Over Paneling AC500 - Exceeding wattage but below volt max

I understand I should never go over the 150 Volt maximum and the AC500 will step down Current to 15 Amps, but still have a question about wattage exceeding 1500 watts per DC input. Will it hurt the AC500 if the wattage exeeds 1500 Watts per DC input? In other words, will it damage the AC500 if I am running 120V and 15A = 1800 Watts (300 watts over the 1500W max) for each DC input?

Also, when consider a solar panel, which voltage rating should I look for: VOC, VMP? Same with Amperage?

Hi @SureHope

The only real value which is really important are the 150V. This means you can plug as many Solarpanels as you want on you AC500 as long you dont exceed 150V VOC.

VOC means the solar panel can produce up tp x Volt when there is no load connected. When the AC500 is full, this is the case.

The Current just get cut down. Even when your Panels are produce 30A. AC500 only take what it needs

Hope this helped


Overvoltage is all you need to watch out for, and by that I mean Voc, not Vmp. You want power (Wattage) to spare for cloudy overcast days. Voc rears it’s ugly head when you reach a full charge and the panel wattage drops to zero, but the Voc shoots up to it’s max value.

When shopping for panels you’ll notice only the BIG panels give you high wattage with low Voc.
When you try wiring panels in series-parallel configs to lower the Voc, the current can exceed the 15 amp max input, which means it’s wasted power. The AC500 ignores it.
I built a monster array with 15 100W Renogy panels, 3 strings of 5 panels in series for 121.5 Voc, and those 3 strings in parallel for 15.63 amps. (I didn’t mean to end up like this, but I kept adding panels trying to get to 1500W.) On a good day it can get to 1365W. These 100W panel are only $75 each on Amazon. I’m tempted to add 3 more panels for 3 strings of 6, which would max out 1500W with power to spare for overcast days.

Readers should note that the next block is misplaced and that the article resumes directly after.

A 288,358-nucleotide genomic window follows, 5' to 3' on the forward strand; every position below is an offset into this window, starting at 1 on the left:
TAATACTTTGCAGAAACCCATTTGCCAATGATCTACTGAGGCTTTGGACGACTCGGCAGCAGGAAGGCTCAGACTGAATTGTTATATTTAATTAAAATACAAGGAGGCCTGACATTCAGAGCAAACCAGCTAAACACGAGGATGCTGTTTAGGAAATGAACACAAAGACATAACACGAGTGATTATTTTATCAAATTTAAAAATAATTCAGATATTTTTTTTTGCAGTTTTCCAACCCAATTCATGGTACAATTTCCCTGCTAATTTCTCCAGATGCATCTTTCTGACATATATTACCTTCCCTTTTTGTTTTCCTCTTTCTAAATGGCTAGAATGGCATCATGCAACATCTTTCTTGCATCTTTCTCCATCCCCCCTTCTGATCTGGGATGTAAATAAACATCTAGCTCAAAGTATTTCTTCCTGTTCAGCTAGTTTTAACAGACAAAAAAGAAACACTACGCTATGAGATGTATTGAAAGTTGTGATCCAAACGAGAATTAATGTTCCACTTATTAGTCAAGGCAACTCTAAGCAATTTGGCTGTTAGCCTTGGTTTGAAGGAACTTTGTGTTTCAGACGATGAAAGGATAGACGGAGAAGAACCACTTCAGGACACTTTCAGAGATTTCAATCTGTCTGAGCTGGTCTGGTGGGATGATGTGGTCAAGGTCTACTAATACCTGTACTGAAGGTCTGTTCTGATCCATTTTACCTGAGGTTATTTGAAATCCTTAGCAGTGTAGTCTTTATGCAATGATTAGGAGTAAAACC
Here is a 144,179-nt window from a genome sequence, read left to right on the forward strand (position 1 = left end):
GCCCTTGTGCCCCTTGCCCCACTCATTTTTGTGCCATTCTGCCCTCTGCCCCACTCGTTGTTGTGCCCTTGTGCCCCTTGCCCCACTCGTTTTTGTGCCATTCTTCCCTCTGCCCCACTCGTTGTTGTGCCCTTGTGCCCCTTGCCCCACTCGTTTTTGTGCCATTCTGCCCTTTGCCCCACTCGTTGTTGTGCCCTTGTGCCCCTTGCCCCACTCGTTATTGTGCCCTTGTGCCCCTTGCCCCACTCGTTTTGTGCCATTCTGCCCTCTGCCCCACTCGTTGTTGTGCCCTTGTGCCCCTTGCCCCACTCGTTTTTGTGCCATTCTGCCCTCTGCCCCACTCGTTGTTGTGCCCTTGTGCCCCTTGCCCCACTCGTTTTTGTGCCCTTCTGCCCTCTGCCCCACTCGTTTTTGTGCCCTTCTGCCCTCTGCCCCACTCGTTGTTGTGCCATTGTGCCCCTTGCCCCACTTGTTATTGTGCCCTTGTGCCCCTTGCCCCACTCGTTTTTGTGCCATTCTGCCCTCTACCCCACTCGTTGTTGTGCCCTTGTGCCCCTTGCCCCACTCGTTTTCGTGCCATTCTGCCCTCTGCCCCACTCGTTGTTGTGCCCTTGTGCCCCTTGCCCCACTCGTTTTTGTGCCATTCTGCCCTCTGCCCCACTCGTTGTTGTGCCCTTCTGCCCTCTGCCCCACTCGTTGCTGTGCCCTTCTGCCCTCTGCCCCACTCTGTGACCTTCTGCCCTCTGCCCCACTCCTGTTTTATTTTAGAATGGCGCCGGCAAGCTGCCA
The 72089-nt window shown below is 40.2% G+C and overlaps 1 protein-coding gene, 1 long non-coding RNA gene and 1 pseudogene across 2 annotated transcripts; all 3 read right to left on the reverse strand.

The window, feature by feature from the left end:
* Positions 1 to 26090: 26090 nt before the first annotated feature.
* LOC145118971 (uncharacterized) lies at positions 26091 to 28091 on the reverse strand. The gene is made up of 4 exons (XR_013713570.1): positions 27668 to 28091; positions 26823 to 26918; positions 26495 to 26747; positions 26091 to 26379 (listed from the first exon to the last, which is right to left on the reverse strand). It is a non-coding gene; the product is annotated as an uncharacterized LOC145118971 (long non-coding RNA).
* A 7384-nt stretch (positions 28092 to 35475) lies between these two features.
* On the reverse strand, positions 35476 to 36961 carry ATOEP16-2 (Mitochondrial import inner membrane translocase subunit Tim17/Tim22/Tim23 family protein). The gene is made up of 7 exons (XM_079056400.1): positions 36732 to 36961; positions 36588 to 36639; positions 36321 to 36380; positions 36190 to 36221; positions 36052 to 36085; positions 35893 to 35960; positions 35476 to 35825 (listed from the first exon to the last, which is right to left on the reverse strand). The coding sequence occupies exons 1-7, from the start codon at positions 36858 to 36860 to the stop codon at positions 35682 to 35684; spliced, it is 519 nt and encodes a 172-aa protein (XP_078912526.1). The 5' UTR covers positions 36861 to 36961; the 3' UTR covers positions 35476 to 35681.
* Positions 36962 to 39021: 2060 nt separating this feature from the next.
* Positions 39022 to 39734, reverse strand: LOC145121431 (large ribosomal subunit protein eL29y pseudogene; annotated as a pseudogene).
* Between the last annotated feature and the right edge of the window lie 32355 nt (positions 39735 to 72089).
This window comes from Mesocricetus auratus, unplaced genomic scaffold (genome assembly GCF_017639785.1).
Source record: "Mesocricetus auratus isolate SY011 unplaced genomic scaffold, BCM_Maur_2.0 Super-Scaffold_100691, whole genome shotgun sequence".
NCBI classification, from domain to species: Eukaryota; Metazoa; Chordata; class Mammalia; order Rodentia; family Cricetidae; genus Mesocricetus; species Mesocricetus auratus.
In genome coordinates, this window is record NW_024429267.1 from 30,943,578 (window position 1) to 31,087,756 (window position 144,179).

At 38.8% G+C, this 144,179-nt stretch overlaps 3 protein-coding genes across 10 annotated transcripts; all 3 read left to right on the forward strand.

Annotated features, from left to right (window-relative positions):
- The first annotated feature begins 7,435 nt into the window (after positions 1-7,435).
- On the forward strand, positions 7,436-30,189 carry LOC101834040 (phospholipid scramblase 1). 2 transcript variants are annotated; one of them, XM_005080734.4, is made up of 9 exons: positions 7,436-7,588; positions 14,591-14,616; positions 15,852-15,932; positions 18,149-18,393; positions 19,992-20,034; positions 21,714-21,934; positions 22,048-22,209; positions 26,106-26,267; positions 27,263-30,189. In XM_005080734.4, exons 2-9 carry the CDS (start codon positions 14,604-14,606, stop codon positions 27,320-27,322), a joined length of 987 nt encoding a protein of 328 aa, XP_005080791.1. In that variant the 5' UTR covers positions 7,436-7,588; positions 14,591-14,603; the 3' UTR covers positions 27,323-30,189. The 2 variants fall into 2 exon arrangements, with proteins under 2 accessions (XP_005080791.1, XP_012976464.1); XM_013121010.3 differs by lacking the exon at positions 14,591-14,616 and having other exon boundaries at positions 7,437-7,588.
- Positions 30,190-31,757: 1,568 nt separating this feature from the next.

It would be better to have fewer BIG panels than all these smaller ones, but places that sell these charge outrageous truck shipping, costing as much as the panels.

I like to remember it this way:

  • Voltage is defined by the source, so the load has to be designed to manage this as it’s « imposed » onto it.
  • Amps are drawn (« defined ») by the load, so the source needs to be able to handle that amount of electricity.

So if there’s more available, the load won’t just use it. Like unless you floor your car, it’s probably not using all the horsepower it can output.

Now adding my two cents with an experiment done this week-end given the nice sun we had. Done with both AC300 and AC500, using:

  • Trina 405 on MPPT1
  • Longi 405 on MPPT2

They’re both rated at 405Watts. Main difference is in Voc, Vmp and Imp.

While there’s only a 3V difference between both at max power (Longi 31Vmp and Trina 34Vmp), with a limit of 12amps (AC300) or 15amps, this slight difference still plays a role. That’s 9volts - and at 12 or 15 amps, it can mean a lot.

I can’t string 4 Longi panels as it would be 148Voc (at 25°C). So Longi is perfect for rooftops, but less ideal for in this case. Speaking of rooftop hardware, I think of the Victron SmartSolar 250/100 - capable of digesting up to 30amps of inbound DC (with Voc max being 250V).

So regarding your overpanelling setup, while it’s true that rooftop panels are likely to be a better option (Longi 405 is 100eur, Trina 405 is about 130eur), their Voc might be a problem to optimize Voc vs Vmp/Imp.

And the monster « titan » panels like the 450 or 500Wp units can reach Voc of up to 50Volts - this is a total no go as only high-voltage systems would allow this. And again, rooftop fires are a reality with voltages that high. Another reason to go Bluetti (on the go / small-medium offgrid) or Victron (rooftop / larger offgrid).